I'm a Director of Human Resources at a cloud monitoring-as-a-service company which acquired the cybersecurity startup where I was the Vice President of People until April 2021. I live in Paris, France.
Did you always aspire to be in the job position you currently hold?
Yes and absolutely not :) I've always been fascinated by what goes on behind the scenes. When the circus performer takes off their stage makeup, when the TV presenter turns off their mic, when CEOs come home at the end of a long day. People often say to me: you're a VP of People, you must LOVE people, and I say, it's more that people fascinate me.
What have you done since leaving CTHS?
I skipped university in favor of getting out in the real world as quickly as possible. While this choice is a lot more accepted in Australia than my adoptive France, it was still a shock to many of my teachers etc as I'd performed well academically. But I strongly believe there are many many paths to success and the most important thing is to find the one that works best for you. That's the perspective I bring to my role as a HR manager and recruiter, and the change I'm trying to bring to the industry as a whole.
I travelled around working for Club Med right out of high school, living in the Whitsundays then the Bahamas. I lived in Melbourne for a few years, then I moved to Paris to write books for a year, and ended up staying for a decade and building a career. I've been lucky!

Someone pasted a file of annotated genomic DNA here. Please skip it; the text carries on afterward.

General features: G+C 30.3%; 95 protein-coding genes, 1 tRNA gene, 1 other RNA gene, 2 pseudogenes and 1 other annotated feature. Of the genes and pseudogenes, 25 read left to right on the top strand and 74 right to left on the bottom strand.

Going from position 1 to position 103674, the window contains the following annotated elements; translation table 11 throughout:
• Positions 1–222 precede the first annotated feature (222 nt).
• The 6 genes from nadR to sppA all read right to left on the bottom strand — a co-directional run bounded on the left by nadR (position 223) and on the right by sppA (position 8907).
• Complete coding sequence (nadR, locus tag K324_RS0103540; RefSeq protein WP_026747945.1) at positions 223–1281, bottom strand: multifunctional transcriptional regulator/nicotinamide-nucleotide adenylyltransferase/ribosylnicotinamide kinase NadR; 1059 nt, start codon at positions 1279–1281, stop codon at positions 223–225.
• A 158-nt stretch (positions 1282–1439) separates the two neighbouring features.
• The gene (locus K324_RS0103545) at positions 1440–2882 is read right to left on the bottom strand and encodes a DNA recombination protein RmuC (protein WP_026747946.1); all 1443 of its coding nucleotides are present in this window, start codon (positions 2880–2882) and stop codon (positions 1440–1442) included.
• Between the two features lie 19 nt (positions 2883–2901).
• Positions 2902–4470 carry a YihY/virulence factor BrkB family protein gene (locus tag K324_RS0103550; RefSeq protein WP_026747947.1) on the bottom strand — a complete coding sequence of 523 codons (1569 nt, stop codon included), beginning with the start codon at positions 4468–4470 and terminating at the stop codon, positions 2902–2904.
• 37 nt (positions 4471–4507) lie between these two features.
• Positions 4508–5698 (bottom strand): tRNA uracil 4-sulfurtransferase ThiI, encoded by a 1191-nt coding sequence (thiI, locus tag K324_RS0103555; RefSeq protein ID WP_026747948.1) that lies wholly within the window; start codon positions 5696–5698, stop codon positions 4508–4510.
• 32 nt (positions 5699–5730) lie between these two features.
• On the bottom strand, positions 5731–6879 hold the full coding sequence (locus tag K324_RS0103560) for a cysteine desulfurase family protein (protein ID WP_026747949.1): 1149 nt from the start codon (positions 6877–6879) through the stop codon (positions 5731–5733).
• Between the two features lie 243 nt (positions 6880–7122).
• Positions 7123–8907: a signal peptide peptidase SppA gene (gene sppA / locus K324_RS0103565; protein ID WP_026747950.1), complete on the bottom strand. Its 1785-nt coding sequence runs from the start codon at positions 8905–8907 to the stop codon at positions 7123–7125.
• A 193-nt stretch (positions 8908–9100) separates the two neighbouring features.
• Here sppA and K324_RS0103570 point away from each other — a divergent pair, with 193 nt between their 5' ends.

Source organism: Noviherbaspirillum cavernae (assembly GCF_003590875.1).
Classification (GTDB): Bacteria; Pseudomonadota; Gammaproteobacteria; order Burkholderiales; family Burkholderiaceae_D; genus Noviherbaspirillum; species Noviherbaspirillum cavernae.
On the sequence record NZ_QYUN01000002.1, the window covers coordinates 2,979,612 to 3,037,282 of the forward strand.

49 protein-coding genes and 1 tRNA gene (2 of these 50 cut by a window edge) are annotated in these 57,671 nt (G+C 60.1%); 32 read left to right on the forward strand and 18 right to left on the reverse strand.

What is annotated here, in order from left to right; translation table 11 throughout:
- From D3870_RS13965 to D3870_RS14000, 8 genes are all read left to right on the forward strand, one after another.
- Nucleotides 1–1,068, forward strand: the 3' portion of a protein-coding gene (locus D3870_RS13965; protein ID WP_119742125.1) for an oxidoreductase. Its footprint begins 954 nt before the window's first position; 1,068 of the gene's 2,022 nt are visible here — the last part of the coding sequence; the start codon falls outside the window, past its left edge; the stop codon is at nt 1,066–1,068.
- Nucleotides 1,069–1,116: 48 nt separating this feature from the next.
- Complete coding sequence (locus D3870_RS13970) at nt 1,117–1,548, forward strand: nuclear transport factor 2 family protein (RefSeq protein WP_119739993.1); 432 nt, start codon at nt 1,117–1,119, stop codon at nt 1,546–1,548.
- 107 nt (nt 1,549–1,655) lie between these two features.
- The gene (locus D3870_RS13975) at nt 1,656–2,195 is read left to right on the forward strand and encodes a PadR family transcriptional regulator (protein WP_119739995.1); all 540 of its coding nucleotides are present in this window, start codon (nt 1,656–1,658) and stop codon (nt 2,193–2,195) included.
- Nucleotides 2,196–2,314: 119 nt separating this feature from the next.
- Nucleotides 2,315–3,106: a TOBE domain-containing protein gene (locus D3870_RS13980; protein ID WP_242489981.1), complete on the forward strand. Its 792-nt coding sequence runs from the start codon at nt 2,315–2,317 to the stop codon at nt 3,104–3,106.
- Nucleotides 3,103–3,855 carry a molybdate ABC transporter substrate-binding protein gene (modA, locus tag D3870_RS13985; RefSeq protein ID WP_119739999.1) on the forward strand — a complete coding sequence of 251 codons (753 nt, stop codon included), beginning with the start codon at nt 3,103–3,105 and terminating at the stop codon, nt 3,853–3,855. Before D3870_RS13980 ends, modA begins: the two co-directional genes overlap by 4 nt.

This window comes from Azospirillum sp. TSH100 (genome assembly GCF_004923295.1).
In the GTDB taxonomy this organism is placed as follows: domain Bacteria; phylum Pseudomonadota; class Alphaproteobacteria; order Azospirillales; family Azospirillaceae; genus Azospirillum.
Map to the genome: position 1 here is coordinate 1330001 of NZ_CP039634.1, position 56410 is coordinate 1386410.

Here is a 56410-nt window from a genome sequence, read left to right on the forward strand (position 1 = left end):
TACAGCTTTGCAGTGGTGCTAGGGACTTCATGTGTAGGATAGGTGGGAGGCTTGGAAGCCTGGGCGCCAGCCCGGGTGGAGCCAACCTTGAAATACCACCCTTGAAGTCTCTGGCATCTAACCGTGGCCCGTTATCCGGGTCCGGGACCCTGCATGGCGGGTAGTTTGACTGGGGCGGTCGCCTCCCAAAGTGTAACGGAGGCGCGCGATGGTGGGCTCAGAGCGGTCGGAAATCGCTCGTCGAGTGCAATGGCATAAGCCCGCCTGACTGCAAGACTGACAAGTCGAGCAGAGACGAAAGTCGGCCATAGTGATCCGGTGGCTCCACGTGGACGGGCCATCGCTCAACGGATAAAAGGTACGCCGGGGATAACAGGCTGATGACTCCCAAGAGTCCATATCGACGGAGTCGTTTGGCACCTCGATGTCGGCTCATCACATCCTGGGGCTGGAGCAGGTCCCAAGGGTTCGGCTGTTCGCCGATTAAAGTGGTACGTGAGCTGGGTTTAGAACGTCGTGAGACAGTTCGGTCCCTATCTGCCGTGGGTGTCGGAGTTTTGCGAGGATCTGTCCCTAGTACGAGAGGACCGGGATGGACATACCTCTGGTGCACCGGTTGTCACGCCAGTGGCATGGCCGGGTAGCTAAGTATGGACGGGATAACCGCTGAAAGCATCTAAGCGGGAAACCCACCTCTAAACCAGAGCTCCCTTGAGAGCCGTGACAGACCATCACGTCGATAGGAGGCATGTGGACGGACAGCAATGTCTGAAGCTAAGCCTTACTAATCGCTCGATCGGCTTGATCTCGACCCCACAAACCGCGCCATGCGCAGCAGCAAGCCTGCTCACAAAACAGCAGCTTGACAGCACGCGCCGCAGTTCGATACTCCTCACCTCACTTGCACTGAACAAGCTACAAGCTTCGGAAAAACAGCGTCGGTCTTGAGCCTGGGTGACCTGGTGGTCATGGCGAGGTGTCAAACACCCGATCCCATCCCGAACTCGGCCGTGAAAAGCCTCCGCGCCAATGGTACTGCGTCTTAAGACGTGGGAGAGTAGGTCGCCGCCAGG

Describe your average work day....
The past 6 years I've been working in fast growing tech startups. There is no average day, you might be interviewing executives all morning, jumping into an engineering all hands meeting, solving a labor law issue for your employee in Egypt and on a plane to the San Francisco office the next day. Startups are intense and also extremely rewarding - in the early days their #1 asset is people, which means the responsibility for succeeding or failing is squarely on your shoulders. In that context, HR isn't a support function, it's strategic, and if done well, a competitive advantage.
Please share some words of wisdom for today's students…
Try out a lot of things and don't be too concerned with "job hopping" or a non-linear CV. The world is changing and there will be much more self-directed career paths in the future. Try to surround yourself with great people who inspire you - if you don't know anyone like this, hop on linkedin or twitter and reach out to people, the worst they can say is no. Working with great people is game-changing.
Any shoutouts to a special teacher or subject you think really helped?
In hindsight, I probably shouldn't have quit French class in year 10 :) I think in general I was lucky to have teachers who treated us like adults, and were as invested if not more in our success as we were.
What was the greatest lessons you learnt at CTHS that you have carried with you into your career?
Be kinder than strictly necessary. High school can be a trying time for teenagers. I did well in school but I wasn't always very popular. That can feel isolating, and when you're 16 years old you don't have the perspective to know that everyone is just finding their way through the world too.
What piece advice do you have for students today given your experience in the working world?
I think in an international context, Aussies have this special knack of selling ourselves without seeming pretentious - we're hard working, we like to show rather than tell. That's a real asset. We're also less concerned with unnecessary hierarchy which lets us build relationships quickly, and we're also a little bolder and cheekier which I find serves us well particularly in the tech / startup world.